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#7 Tue 24 Apr 07 11:54pm

mercedes

Forum champ
Occupation Save a tree, eat a Beaver
From the boonies
Member since Tue 22 Jun 04

Re: They look too good to kill.

Kitten, I have a bug similar to the rainbow scarab in your link, on one of my key chains encased in glass---I have no idea what the name of the real bug is----however over the years the glass has chipped away and you can almost touch one of its legs, and I always get a funny feeling that one day it will escape and come out and bite me.

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#8 Wed 25 Apr 07 12:03am

GeoffP

Forum champ
Occupation Retired Clergy & Computer Consultant
From Bradford, West Yorks
Member since Mon 03 Jul 06

Re: They look too good to kill.

Hmmmm - Rosemary fed Chrysolina cerealis - I wonder if they are edible - maybe we couldcome up with a recipe for dedicated entomophagists smile

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#9 Wed 25 Apr 07 12:28am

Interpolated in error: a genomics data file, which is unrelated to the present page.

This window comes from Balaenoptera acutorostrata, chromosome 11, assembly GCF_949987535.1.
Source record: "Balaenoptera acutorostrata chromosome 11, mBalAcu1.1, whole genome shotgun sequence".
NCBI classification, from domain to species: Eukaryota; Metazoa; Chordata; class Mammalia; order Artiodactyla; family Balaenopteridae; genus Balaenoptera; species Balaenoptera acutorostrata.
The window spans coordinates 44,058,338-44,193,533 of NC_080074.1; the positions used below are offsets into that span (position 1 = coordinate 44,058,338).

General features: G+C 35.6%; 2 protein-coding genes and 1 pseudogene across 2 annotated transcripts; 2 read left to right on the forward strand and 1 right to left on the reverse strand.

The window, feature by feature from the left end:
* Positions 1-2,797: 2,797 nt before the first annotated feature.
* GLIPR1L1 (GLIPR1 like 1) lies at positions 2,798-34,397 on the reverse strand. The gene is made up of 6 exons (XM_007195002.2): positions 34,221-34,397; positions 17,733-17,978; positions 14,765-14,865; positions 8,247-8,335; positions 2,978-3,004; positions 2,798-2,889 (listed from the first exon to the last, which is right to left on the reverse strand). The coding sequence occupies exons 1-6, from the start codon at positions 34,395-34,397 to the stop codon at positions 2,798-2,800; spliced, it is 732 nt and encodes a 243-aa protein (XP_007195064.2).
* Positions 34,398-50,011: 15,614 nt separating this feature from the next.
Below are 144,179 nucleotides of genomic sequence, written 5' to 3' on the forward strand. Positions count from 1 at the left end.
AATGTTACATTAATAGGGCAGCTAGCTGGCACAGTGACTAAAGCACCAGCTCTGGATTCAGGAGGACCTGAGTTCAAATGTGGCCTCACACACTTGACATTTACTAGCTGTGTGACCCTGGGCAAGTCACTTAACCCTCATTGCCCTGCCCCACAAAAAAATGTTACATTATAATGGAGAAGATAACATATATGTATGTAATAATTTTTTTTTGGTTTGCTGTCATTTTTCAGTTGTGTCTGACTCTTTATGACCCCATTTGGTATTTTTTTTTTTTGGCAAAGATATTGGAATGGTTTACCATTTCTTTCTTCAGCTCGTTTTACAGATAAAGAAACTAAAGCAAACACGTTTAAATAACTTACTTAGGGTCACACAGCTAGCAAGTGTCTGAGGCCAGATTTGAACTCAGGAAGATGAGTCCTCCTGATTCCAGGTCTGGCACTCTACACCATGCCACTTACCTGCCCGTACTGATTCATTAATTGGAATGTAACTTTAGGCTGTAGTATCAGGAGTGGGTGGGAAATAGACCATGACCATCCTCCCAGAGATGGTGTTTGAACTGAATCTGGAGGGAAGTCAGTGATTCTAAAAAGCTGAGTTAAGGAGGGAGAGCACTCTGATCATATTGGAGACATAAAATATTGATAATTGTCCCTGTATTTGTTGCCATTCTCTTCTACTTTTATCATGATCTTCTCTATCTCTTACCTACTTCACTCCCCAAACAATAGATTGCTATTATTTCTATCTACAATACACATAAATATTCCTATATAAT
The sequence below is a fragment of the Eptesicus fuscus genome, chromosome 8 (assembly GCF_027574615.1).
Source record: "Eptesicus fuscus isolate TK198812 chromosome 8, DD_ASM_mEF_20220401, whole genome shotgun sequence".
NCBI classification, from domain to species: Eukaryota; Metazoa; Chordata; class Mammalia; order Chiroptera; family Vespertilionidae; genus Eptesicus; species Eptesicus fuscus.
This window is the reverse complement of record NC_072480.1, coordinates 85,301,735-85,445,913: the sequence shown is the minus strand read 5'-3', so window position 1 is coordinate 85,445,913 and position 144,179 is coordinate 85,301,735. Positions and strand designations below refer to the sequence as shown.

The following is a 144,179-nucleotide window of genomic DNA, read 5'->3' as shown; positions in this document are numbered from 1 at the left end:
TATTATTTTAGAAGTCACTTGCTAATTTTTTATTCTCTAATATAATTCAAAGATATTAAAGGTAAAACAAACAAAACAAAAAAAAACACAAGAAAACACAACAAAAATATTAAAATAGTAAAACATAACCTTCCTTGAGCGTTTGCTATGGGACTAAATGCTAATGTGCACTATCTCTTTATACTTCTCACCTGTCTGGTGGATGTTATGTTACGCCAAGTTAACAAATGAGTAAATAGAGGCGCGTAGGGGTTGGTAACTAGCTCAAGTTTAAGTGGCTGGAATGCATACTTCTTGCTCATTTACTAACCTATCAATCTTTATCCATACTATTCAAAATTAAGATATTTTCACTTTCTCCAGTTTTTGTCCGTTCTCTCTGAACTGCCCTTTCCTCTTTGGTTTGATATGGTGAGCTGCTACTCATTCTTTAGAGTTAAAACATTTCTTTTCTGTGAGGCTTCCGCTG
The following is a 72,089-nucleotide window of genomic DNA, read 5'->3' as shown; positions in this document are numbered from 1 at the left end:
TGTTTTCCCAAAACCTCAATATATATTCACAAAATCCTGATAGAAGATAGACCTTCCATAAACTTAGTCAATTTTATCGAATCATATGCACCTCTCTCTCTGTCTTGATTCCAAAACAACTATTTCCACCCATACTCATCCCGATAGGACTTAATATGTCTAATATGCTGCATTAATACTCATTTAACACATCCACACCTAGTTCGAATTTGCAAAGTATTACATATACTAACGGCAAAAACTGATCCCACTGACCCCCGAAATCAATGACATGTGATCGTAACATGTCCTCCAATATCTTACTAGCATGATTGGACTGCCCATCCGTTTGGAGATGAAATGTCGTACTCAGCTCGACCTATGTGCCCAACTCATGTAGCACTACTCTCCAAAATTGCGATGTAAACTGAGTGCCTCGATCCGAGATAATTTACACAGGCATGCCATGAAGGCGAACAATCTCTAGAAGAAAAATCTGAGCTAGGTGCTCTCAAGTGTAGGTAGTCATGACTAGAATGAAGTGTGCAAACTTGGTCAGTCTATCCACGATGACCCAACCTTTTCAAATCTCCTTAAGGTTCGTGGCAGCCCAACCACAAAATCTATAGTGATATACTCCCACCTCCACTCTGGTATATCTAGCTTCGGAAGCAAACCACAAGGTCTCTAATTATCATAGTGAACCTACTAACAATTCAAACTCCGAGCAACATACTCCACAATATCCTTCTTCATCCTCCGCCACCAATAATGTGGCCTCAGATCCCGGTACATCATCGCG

mrs.arellano

Member
Member since Tue 22 Jun 04

Re: They look too good to kill.

http://whatsthatbug.com/

Excellent site!  I've set my daughter on the website and every two minutes she's on me with 'Mom!  Look at this one!'.  Good call Kitten! xx

Geoff - entomophagists.  Help me with this one:

entom = insect

phagist = ingest

entomophagists = bug eater?  Eh - most of us here eat lobster and the like - they're bugs too.  Should probably wait until the Chrysolina cerealis population has better numbers before we start eating them.  Not sure how being thrown in jail for being a bug eater would fly with your prison cellmate.

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#10 Wed 25 Apr 07 12:56am

kittenclaws

Forum champ
From The Med
Member since Tue 06 Jul 04

Re: They look too good to kill.

I have a feeling abdulla didn't think he'd set us off on this trail but isn't it strange how things go? I found that site and looked at every bug and read the comments.

I think I indentified horrible jumping things that emerged from our first woodpile and I don't like jumping ugly things. I don't like treading on them and killing them either but it's them or me.